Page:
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- Open Access
O03 - Expression of pulmonary surfactant protein D (SP-D) and interleukin 13 in the serum of atopic and non-atopic severe pediatric asthmatics: effects of glucocorticoid and sodium cromoglycate treatment
© Vasiliki et al; licensee BioMed Central Ltd. 2014
- Published: 28 February 2014
- Sodium Cromoglycate
- Reflect Disease Severity
- American Thoracic Society Criterion
- Pulmonary Surfactant Protein
Serum biomarker analysis is a valuable noninvasive tool for assessment of asthma severity in children. Surfactant protein D (SP-D) is an immunoprotective lung collectin produced in the lung in large quantities. We have previously shown that allergen-induced airway inflammation was associated with significant changes of SP-D release and that glucocorticoid therapy increases SP-D in the lung. Whether such changes could be detected in the peripheral circulation of asthmatic patients is not known. We hypothesized that serum SP-D would reflect disease severity in asthmatic children.
SP-D and IL-13 serum levels were measured in 122 patient samples and 22 samples from non-asthmatic controls. Serum was collected from peripheral blood of 25 children with asthma (diagnosed according to the American Thoracic Society criteria), that was inadequately controlled according to European Consensus Guidelines, as described previously by Gemou-Engesaeth et al., 2002. Children were characterized as atopic (17) and as nonatopic (8). Their age was between 7 and 16 years. In addition 15 nonasthmatic controls matched for age and atopic status were included in the study. SP-D was assessed in duplicate samples in two dilution (1:5 and 1:10) using a commercially available human SP-D ELISA kit (BioVendor). IL-13 was assessed using a kit from RayBiotech, Inc.Measurements were repeated in 17 of the asthmatics 4 to 6 months after initiation or escalation of inhaled glucocorticoid therapy (in 10) and after initiation of inhaled Sodium Cromoglycate(in 7) for inadequately controlled asthma.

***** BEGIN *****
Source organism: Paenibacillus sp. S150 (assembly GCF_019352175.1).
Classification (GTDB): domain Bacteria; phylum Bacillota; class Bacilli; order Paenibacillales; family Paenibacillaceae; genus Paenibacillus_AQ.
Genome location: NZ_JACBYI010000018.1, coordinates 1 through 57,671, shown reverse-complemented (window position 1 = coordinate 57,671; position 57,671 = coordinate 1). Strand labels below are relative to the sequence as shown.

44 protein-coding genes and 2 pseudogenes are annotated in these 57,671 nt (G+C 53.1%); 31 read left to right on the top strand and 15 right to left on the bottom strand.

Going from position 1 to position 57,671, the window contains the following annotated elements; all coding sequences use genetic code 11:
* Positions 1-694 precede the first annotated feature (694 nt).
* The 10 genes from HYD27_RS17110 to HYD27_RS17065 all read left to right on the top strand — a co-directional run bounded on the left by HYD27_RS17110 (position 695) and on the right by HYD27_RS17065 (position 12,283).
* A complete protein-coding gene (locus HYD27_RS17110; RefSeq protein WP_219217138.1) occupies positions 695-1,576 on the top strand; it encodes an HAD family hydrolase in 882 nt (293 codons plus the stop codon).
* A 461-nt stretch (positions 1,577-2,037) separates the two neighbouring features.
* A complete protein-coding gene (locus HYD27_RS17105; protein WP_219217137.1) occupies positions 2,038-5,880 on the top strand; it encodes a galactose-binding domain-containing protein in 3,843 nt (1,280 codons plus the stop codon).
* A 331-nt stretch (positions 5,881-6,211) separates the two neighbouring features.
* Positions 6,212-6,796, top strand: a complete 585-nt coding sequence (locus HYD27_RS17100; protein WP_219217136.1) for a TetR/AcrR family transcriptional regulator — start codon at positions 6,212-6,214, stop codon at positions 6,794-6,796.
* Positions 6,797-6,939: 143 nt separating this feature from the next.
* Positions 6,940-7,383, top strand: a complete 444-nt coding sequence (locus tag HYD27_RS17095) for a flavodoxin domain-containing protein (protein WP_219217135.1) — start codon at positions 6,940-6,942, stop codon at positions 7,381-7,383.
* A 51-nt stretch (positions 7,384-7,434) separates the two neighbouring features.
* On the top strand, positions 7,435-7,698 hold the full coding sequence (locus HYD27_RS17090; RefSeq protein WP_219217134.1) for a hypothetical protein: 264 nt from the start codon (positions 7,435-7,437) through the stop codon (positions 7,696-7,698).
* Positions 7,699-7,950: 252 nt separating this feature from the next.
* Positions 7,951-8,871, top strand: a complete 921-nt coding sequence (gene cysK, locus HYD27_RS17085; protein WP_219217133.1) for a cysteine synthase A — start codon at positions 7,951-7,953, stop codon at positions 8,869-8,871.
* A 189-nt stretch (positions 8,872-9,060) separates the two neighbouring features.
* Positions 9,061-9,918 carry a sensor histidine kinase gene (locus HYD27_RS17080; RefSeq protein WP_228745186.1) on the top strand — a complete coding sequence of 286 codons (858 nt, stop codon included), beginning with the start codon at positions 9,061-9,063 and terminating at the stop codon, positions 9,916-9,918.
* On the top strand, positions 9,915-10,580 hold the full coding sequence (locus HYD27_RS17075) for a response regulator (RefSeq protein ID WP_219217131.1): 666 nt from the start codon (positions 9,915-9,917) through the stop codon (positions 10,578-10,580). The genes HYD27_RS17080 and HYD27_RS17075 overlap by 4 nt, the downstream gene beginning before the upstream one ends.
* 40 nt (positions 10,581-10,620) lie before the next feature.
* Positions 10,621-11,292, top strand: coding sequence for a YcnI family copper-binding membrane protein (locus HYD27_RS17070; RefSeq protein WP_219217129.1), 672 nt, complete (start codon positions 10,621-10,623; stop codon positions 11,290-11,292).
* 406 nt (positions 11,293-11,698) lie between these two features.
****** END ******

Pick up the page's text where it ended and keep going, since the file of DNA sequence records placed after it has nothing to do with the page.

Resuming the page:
The inter-assay and inter-experimental variability of the measures was <10%. IL-13 levels varied between 0-171 pg/ml. SP-D levels varied between 19-373 ng/ml. The expression of IL-13 was significantly greater in the asthmatic serum samples than in the controls (25.6±2.7 vs. 14.3±2.0 p=0.0011, 2-tail t test, unequal variability). In contrast, SP-D levels were significantly greater in the control samples than in the asthmatic samples (148.2±5.9 vs. 200.2±20.2; p=0.0478). Treatment with glucocorticoids or sodium cromoglycate did not affect IL-13 or SP-D in the serum although in the sodium cromoglycate treated patients there was a trend for reduced IL-13.
These data indicate that serum levels of IL-13 and SP-D correlate with the presence of allergic airways disease in children. We speculate that these biomarkers may provide useful noninvasive indicators that reflect disease state in moderate to severe childhood asthma.
GSK, Rhône-Poulenc Rorer, The Norwegian Asthma and Allergy Association, NAHR, R01AI072197(AH); RC1ES018505(AH); P30ES013508(AH).
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